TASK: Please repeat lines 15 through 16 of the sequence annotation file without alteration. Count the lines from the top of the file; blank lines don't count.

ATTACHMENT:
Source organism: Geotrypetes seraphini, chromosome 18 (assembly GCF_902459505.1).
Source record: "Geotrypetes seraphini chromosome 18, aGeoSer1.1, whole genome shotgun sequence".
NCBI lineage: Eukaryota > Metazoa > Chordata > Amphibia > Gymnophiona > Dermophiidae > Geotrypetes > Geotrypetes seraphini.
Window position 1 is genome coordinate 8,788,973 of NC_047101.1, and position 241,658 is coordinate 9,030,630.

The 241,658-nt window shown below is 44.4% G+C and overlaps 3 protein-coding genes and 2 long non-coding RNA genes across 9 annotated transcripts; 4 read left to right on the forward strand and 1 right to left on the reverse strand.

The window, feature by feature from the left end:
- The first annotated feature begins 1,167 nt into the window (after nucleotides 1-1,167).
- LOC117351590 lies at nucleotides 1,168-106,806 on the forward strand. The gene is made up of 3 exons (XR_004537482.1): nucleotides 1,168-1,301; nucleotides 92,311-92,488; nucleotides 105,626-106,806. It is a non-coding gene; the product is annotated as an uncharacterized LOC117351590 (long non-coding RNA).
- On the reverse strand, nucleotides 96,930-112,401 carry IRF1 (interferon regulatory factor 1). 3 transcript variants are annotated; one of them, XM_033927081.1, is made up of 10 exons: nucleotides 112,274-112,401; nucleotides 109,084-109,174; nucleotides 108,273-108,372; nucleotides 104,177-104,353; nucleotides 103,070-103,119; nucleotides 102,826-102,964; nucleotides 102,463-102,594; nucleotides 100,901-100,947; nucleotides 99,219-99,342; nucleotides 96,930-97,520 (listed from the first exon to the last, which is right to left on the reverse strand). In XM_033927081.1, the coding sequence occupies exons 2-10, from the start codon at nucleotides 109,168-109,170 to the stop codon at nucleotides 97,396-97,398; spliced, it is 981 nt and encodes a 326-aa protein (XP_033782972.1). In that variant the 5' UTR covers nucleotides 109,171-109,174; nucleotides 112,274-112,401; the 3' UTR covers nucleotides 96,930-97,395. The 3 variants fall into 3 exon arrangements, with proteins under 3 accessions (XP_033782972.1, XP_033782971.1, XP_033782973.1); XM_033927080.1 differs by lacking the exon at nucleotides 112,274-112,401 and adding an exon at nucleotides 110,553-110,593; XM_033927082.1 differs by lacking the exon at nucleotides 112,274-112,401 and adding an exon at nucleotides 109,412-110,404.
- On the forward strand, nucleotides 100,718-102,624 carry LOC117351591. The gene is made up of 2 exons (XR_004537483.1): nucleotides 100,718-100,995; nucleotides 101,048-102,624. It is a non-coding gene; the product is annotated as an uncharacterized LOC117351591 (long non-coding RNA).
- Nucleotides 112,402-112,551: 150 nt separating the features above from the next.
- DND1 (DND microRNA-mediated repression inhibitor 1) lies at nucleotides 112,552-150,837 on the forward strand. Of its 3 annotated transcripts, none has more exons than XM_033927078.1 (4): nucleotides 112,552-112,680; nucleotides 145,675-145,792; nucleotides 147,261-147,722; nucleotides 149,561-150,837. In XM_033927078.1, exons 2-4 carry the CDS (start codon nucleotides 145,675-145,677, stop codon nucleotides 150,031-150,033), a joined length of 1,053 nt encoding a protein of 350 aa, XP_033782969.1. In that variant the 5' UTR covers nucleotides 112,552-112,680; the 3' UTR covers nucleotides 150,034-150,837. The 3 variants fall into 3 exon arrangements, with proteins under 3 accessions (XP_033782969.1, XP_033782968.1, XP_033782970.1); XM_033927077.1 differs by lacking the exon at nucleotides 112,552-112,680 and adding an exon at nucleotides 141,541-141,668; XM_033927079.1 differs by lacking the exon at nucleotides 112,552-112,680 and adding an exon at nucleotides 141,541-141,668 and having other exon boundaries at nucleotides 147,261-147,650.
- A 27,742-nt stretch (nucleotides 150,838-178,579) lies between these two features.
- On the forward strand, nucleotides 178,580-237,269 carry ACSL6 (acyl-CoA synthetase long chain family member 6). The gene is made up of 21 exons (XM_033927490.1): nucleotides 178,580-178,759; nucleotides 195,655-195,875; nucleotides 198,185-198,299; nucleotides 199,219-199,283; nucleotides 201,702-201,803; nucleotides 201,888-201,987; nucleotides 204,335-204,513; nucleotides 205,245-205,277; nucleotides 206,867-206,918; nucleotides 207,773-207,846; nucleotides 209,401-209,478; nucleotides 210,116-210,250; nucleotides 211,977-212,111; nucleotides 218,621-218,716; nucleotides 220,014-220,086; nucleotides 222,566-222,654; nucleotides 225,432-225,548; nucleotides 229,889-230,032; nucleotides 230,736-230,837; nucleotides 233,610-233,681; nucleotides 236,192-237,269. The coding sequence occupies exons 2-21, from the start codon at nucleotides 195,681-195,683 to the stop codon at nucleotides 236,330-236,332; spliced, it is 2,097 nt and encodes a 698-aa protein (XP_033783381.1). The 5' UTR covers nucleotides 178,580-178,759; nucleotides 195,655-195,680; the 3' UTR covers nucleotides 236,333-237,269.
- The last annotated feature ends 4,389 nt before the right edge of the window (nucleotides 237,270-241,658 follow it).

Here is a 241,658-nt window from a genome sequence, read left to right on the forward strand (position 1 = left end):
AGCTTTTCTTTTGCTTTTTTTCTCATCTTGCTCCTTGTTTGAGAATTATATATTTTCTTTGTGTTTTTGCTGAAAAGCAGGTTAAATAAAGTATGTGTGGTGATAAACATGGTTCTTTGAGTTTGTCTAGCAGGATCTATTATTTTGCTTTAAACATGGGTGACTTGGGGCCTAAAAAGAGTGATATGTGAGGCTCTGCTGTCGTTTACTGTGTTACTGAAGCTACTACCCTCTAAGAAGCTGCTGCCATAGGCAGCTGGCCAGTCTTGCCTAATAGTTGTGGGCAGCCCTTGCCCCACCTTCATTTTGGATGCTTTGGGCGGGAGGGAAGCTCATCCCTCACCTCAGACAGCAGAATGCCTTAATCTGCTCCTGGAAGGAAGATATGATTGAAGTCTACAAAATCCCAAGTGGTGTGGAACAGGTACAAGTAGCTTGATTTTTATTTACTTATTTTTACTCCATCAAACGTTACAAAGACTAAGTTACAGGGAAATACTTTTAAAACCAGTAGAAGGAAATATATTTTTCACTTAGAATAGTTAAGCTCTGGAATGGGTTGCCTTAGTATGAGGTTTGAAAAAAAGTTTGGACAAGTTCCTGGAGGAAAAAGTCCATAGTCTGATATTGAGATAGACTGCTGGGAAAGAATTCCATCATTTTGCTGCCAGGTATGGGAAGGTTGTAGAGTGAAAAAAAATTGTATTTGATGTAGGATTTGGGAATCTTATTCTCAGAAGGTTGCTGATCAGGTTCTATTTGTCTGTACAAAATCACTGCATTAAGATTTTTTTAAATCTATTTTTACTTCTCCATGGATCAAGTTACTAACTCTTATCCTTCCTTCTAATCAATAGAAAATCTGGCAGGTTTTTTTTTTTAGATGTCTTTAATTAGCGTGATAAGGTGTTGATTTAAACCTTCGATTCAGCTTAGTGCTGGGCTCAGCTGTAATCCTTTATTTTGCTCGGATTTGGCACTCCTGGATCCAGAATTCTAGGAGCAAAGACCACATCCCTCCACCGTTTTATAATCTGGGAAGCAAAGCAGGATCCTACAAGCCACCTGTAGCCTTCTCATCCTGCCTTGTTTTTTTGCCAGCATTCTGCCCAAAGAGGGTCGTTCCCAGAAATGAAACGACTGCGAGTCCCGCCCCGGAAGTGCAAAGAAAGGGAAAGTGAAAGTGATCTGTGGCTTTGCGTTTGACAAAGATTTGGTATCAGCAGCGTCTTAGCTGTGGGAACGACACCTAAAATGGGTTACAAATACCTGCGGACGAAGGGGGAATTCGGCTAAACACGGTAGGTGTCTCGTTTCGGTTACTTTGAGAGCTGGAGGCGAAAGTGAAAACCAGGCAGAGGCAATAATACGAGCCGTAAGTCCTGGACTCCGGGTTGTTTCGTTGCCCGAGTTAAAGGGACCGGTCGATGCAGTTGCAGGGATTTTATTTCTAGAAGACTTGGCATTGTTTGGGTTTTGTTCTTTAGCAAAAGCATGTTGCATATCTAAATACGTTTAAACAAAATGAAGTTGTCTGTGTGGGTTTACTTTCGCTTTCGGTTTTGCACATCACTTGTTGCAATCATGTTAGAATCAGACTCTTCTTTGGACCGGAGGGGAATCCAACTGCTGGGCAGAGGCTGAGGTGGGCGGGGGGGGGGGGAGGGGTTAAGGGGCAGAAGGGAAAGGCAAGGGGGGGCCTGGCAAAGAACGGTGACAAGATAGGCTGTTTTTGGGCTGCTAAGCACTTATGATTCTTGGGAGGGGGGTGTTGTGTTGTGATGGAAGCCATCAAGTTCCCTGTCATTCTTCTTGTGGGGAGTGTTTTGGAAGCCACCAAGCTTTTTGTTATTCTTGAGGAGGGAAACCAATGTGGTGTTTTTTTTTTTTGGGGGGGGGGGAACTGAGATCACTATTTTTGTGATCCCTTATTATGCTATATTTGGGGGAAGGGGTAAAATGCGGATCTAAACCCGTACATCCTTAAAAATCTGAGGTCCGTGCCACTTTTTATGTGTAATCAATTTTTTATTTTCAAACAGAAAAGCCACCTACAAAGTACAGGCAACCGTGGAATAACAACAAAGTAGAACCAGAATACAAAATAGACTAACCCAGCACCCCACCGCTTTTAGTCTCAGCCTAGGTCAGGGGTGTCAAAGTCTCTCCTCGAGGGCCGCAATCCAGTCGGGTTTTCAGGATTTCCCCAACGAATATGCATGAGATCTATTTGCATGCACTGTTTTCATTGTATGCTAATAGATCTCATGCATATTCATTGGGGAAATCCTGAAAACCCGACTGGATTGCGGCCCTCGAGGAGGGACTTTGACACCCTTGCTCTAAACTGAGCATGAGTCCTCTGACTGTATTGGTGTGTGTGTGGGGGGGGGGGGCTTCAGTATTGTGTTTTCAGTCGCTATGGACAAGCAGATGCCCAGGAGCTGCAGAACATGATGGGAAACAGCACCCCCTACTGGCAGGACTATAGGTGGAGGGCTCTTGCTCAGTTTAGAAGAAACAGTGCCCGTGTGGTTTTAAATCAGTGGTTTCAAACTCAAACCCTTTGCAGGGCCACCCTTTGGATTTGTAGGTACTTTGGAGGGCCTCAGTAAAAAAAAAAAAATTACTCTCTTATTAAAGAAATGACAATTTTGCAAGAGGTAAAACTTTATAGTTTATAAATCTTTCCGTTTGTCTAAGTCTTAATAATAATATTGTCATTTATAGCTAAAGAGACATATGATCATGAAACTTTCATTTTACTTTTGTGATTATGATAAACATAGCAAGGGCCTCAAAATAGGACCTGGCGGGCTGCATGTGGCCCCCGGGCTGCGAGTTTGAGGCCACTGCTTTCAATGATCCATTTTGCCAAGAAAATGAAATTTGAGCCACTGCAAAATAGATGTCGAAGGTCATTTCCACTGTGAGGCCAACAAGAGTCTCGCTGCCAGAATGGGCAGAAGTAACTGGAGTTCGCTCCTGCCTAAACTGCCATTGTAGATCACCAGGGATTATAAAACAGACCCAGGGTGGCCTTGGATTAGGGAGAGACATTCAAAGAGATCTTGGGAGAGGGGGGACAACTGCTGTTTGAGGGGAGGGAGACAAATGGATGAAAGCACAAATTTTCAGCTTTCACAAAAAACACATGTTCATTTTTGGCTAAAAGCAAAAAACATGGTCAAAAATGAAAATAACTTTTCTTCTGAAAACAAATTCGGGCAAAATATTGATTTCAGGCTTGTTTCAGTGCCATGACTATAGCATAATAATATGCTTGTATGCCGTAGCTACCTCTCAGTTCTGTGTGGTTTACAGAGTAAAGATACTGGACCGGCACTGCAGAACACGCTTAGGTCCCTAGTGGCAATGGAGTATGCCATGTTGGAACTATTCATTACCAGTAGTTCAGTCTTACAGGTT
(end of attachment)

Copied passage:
- The last annotated feature ends 4,389 nt before the right edge of the window (nucleotides 237,270-241,658 follow it).

Here is a 241,658-nt window from a genome sequence, read left to right on the forward strand (position 1 = left end):